The Red Rocket was born between late January and February 1965. The engine block was cast on January 20th, the heads on January 30th, with the final engine assembly completed on February 2nd. The body was created by A. O. Smith in Ionia on February 10th before final assembly at the GM St. Louis plant on February 20th. After being detailed at Lew Williams in Sacramento on March 9th, the car was delivered to its first owner, Mr Lee A. Day, on March 10th 1965.
Styling alterations in 1965 included a smoothed-out hood (with no scoop indentations) and three functional vertical exhaust vents in the front fenders (replacing the nonfunctional horizontal vents from the 63-64 model).
The Red Rocket's body shows no evidence of crash damage or repairs (all the original bonding strips are intact), in fact the fiberglass looks remarkably new in places. The underside of the car has never been painted — it’s still raw fiberglass as it came from the factory. The factory job number on the right side of the firewall is also still clearly visible.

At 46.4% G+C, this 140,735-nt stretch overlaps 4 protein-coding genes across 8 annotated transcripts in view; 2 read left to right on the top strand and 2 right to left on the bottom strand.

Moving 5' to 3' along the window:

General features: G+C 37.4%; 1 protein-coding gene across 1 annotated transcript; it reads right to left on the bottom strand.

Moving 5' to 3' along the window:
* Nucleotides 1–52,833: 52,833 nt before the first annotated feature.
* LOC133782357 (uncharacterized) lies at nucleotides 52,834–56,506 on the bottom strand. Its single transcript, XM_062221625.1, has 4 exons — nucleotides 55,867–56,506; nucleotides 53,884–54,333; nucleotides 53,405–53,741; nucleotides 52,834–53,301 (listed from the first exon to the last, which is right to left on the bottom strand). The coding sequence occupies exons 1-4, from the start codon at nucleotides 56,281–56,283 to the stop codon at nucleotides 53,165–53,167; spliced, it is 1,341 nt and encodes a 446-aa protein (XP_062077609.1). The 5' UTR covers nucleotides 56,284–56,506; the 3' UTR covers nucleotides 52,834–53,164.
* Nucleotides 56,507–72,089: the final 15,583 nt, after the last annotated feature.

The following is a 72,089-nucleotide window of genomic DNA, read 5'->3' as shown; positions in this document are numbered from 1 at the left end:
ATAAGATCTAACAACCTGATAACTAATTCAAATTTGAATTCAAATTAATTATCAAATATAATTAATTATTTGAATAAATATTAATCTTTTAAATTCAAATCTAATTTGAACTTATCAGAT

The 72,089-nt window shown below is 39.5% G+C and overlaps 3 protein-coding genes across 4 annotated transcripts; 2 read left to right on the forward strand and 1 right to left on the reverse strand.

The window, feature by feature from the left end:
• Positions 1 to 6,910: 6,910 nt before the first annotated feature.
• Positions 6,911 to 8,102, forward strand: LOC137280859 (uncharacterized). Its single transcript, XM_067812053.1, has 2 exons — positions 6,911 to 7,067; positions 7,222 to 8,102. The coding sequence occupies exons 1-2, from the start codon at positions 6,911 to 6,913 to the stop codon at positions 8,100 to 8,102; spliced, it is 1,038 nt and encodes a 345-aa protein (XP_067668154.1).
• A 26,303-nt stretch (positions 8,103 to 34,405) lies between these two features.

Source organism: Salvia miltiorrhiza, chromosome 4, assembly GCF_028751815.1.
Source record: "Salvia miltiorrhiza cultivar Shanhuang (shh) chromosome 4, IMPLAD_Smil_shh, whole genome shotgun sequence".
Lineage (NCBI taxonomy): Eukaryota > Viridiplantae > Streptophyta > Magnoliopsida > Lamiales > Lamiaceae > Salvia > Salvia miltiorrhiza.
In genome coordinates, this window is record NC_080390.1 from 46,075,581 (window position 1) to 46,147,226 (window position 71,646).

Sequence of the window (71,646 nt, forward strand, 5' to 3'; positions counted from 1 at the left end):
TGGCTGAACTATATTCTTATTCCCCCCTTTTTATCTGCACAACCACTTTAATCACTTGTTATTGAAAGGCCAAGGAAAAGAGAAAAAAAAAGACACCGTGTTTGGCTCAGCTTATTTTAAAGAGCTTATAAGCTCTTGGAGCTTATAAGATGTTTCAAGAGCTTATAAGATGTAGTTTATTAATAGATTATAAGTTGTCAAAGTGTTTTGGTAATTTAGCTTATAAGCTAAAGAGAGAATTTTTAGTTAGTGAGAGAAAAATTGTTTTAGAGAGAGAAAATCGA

The Red Rocket underwent a ‘body-on’ restoration in the 90’s, and it appears that the body had not been removed before or since — it's possible the body has never been removed from the chassis.
The definition of ‘matching numbers’ is contentious — how many numbers need to ‘match’ for a car to be considered ‘matching numbers’. Unfortunately forgery is rife in the Corvette world, with even entry-level cars being faked — for this reason I have not published any of the Red Rocket's numbers on this site.
I believe the Red Rocket deserves to be called a matching numbers car. The engine block, cylinder heads, intake manifold, exhaust manifolds, bellhousing, gearbox and rear-end are all original to this car. The body tags are also correct and unmolested.
Corvette historian Bill Gould at Auto Ancestry (now retired) inspected high-quality photos of the tags and said:
“Your tags look very good. To be 100% sure of the trim tag one would have to microscopically examine for the proper tool marks as delineated in the NCRS trim tag book, but I see no issues with your tags.”